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Miss Me When I'm Gone: A Novel
     

Miss Me When I'm Gone: A Novel

3.3 3
by Philip Stephens
 

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Read Philip Stephens's blogs and other content on the Penguin Community.

"A lavishly written, vividly imagined, and wholly compelling work of fiction...I was spellbound. Often, in fact, I was in awe."
-Tim O'Brien

After years of indie-label exile, folk singer Cyrus Harper returns to Apogee, Missouri, to tend to his mother. But the musical

Overview

Read Philip Stephens's blogs and other content on the Penguin Community.

"A lavishly written, vividly imagined, and wholly compelling work of fiction...I was spellbound. Often, in fact, I was in awe."
-Tim O'Brien

After years of indie-label exile, folk singer Cyrus Harper returns to Apogee, Missouri, to tend to his mother. But the musical and haunted world of his past is morphing into just another strip of middle America, corrupted with pawn shops, meth labs, Clear Channel radio, and-if Cyrus's brother has his way-a golfer's paradise. As news of a murderess in the woods confounds the memories of his sister gone missing long ago, this prodigal son is drawn deeper into the cave- riddled realm of stalwarts and misfits he knew in his youth. What he discovers there will change everything.

A phantasmagoric tale of American music set during the crucible of its changing industry, Miss Me When I'm Gone plumbs our storied melodies for their essential purpose-to mine the soul for the longing, the passion, the love and rage that drive us.

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Editorial Reviews

Publishers Weekly
Music writer and poet Stephens (The Determined Days) turns out a debut novel that reads like a murder ballad as it evocatively chronicles folk singer Cyrus Harper's return home to Apogee, Mo., an Ozark town ravaged on one side by meth and on the other by Cyrus's brother, Isaac, a real estate developer looking to turn their childhood homestead into a resort. Battling the DTs and the same propensity his sickly mother has for seeing "hog-eyed men" and holding conversations with the dead, Cyrus searches for his sister and childhood singing companion, Saro, whose voice "suited tunes of botched love, misdeeds, and murder." She vanished years ago, but reports of a strange woman roaming the woods stoke hope in Cyrus. Little does he know that the woman is clearing a path of destruction that would make Lizzie Borden blush. Though some readers will find the material stretched too thin, others will appreciate Stephens's determination to comprehend our darkest natures and motivations, a mission accomplished with a rueful swagger. (Jan.)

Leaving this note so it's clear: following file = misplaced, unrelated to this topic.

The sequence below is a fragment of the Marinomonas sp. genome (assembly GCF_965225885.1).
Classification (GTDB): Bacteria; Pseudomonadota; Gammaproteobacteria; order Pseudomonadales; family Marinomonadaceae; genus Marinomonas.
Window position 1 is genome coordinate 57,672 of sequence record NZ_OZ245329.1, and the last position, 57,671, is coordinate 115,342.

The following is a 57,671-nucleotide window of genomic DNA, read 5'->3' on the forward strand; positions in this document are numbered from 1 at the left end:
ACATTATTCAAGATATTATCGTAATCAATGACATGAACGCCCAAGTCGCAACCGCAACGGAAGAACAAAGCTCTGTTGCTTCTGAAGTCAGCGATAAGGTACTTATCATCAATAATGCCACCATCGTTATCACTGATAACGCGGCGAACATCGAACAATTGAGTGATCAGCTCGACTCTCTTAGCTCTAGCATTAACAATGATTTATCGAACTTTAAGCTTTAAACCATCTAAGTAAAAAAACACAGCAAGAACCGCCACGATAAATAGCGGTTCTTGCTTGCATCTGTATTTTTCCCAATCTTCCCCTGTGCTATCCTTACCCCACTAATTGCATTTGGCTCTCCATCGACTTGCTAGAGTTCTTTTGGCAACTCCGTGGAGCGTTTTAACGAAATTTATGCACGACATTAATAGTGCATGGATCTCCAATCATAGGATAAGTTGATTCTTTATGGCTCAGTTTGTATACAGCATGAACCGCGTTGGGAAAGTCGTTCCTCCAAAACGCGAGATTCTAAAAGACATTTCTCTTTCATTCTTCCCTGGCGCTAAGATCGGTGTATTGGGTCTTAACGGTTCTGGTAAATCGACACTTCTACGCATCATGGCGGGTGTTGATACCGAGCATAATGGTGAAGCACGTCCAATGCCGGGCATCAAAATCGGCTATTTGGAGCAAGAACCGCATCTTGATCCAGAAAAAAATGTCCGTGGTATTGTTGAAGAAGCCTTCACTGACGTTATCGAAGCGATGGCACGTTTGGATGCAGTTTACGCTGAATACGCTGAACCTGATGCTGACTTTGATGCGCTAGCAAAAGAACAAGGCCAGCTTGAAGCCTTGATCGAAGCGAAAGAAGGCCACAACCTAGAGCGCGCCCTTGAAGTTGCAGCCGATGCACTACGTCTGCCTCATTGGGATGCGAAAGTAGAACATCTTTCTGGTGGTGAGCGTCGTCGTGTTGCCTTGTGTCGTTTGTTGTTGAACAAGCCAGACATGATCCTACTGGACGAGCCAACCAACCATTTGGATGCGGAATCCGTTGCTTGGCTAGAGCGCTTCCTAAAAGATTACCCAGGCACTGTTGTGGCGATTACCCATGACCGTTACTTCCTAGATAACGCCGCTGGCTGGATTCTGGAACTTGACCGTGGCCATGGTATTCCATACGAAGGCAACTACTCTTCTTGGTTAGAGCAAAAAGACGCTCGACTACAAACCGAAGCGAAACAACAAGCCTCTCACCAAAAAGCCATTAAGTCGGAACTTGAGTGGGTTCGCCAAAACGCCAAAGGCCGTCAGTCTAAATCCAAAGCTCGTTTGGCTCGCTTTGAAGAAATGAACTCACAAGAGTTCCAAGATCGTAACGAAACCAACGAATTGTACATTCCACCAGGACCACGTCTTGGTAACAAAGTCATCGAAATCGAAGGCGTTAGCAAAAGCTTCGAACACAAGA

From the Publisher
"A compelling and insightful depiction of not just the land and what haunts it, but of human desire . . . Stephens has made this part of the Ozarks an underdog we can get behind and root for. It resonates out of the pages like an old folk song."
-Noah Homola, The Kansas City Star

"Miss Me When I'm Gone is a lavishly written, vividly imagined, and wholly compelling work of fiction. Philip Stephens has an unfailing ear for the rhythms (and subtle treacheries) of human speech, which gives this book its unusual immediacy and power, as if the reader is eavesdropping on the life-or- death conversations of travelers on a train. I was spellbound. Often, in fact, I was in awe."
-Tim O'Brien

"A melodic, heart-aching read."
-Oxford American

"Lost and living by their wits, Philip Stephens' wise and foolish people drift along the hardscrabble edges of America, some trying to escape the past, some to reclaim it. Miss Me When I'm Gone mixes the barbed language of Denis Johnson with the eternal verities of roots music. This is a rich and beautiful debut."
-Stewart O'Nan

"Philip Stephens is an uncommon writer: lyrical, frank, gothic by turns, his prose draws us into uncharted worlds and minds. He transforms small-town Missouri into a mythical landscape, peopled by lonely misfits of Faulknerian proportions. Miss Me When I'm Gone is a novel you will never forget."
-Claire Messud

"[A] many-layered, spirited debut . . . Stephens' voice has the clarity of an aged banjo, and resonates like a catchy sing-along."
-Jonathan Fullmer, Booklist

"Philip Stephens knows a lot-about music, religion, the great midwest, life in a small town. What he knows the most about, however, is the plain old human heart. At various times throughout this elegant, moving first novel, he wrote scenes that broke mine, because I had come to care so much for the people I found in these pages. Stephens is a special writer, and this is a special book. I was sorry when it ended."